There are pieces of equipment unique to the oil and gas industry that need proper machine guarding. Workers in the sector are at risk for crushing injuries and amputations that could be caused by moving parts or malfunctioning machinery.
According to the U.S. Bureau of Labor Statistics, the oil and gas industry had 112 fatal occupational injuries and 1,400 nonfatal injuries and illnesses in 2011.
Oil and gas staff may be at risk for losing their fingers, limbs or other incidents if companies do not protect employees by using machine guards and training them to be aware of workplace hazards.
Assess Machine Functions and Risks
To determine whether equipment requires machine guarding, managers should go around the workplace and assess them for specific risks. These can include moving parts that could result in workers being struck or crushed. They can also make note of what is considered a safe distance to prevent someone being pulled in or struck by machinery.
What Parts Should be Guarded?
With machine guarding, managers should determine whether they should guard against components such as rotating equipment like belts or gears, as well as parts that could impact or draw workers in. These include abrasive wheels that should be guarded based on the type of the wheel and work being performed.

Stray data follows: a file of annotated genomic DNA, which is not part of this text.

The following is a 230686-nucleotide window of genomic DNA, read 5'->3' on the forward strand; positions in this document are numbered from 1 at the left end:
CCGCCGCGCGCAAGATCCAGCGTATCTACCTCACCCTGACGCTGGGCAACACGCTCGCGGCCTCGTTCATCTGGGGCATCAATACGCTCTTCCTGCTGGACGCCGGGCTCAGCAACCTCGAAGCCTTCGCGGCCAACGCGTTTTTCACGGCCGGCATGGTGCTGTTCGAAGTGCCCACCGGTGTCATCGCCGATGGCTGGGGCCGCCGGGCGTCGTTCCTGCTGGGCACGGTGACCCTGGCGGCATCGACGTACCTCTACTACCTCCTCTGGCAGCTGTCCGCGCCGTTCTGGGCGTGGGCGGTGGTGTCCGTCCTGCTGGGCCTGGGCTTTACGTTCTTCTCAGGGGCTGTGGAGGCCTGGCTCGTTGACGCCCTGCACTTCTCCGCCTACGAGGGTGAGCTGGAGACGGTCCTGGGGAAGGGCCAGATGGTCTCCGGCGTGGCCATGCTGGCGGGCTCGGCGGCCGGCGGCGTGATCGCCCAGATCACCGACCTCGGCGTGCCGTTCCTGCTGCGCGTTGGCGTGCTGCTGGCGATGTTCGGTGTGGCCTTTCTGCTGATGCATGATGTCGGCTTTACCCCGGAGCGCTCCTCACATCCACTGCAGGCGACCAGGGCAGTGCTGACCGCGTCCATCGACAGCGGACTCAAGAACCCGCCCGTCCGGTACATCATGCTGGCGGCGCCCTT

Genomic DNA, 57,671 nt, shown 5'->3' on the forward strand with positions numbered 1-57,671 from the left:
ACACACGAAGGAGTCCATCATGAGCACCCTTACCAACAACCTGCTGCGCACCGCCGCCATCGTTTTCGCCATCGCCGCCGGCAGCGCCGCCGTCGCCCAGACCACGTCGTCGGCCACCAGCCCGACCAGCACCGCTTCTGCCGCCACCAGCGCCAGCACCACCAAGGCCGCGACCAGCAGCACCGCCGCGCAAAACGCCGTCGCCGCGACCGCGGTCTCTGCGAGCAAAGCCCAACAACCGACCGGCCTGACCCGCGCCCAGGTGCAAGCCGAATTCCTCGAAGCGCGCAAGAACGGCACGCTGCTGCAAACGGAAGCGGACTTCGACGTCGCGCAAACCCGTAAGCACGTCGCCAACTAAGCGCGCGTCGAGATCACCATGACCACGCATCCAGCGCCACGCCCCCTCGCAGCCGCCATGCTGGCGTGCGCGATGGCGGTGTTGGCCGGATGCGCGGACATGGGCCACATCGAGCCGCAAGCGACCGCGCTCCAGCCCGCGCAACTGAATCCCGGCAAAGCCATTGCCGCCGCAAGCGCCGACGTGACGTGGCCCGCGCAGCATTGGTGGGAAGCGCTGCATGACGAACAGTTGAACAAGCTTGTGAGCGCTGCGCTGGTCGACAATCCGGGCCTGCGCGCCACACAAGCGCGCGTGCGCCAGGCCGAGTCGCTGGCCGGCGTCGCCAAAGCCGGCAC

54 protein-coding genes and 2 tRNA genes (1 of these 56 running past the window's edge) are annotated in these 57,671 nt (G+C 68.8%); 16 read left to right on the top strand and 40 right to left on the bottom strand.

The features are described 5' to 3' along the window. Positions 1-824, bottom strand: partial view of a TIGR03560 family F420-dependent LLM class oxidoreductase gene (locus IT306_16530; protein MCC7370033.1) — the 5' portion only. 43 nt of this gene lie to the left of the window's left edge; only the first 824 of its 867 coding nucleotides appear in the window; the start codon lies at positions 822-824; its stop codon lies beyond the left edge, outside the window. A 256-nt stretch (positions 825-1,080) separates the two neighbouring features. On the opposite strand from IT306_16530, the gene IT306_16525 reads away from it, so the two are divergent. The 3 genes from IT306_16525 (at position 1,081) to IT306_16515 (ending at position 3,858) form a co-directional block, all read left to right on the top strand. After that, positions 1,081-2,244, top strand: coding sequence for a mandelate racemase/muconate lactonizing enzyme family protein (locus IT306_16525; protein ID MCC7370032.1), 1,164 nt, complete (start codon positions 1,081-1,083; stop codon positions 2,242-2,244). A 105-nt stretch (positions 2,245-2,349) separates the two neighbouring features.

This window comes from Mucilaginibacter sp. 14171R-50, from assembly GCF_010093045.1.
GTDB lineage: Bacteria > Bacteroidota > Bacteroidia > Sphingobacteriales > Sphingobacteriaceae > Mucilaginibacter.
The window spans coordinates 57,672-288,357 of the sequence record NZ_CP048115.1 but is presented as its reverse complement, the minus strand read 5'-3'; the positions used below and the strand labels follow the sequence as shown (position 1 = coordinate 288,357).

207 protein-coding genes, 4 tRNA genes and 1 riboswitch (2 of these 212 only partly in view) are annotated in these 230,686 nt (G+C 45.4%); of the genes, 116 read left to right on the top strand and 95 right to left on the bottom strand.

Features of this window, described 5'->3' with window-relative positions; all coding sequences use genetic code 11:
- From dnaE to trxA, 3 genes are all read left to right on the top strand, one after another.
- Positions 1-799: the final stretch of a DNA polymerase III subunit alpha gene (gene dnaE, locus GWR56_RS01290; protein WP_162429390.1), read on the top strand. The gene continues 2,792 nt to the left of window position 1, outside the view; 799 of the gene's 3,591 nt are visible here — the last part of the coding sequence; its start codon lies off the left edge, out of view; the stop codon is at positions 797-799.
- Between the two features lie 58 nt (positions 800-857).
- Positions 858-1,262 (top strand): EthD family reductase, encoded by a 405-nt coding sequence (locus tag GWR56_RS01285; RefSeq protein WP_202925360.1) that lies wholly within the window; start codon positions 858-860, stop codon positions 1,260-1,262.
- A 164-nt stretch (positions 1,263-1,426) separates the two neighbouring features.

"Companies should inspect machines for any signs of damage that could indicate that machines are not safe to operate."
Inspect Machine for Damage
While some machines are inherently dangerous, machines that have been ill-maintained or not inspected in a long period of time may put workers' safety at risk. Companies should inspect machines for any signs of damage that could indicate machines are not safe to operate. Operate the machines and see whether they are defective or malfunctioning to see whether they need maintenance or should be pulled out of the workplace.
Train Workers on Machine Guarding and Recognizing Hazards
Workplaces with machine guards should also make sure workers understand the importance of these safety devices as well as how they work, according to the U.S. Occupational Safety and Health Administration. Managers should train employees to recognize specific hazards with machines and educate them on the right way to operate machinery. Employees should be reminded to avoid equipment that do not have guards. They should also know to alert managers to any problems with the guards or the machines themselves to address the issue quickly and safely.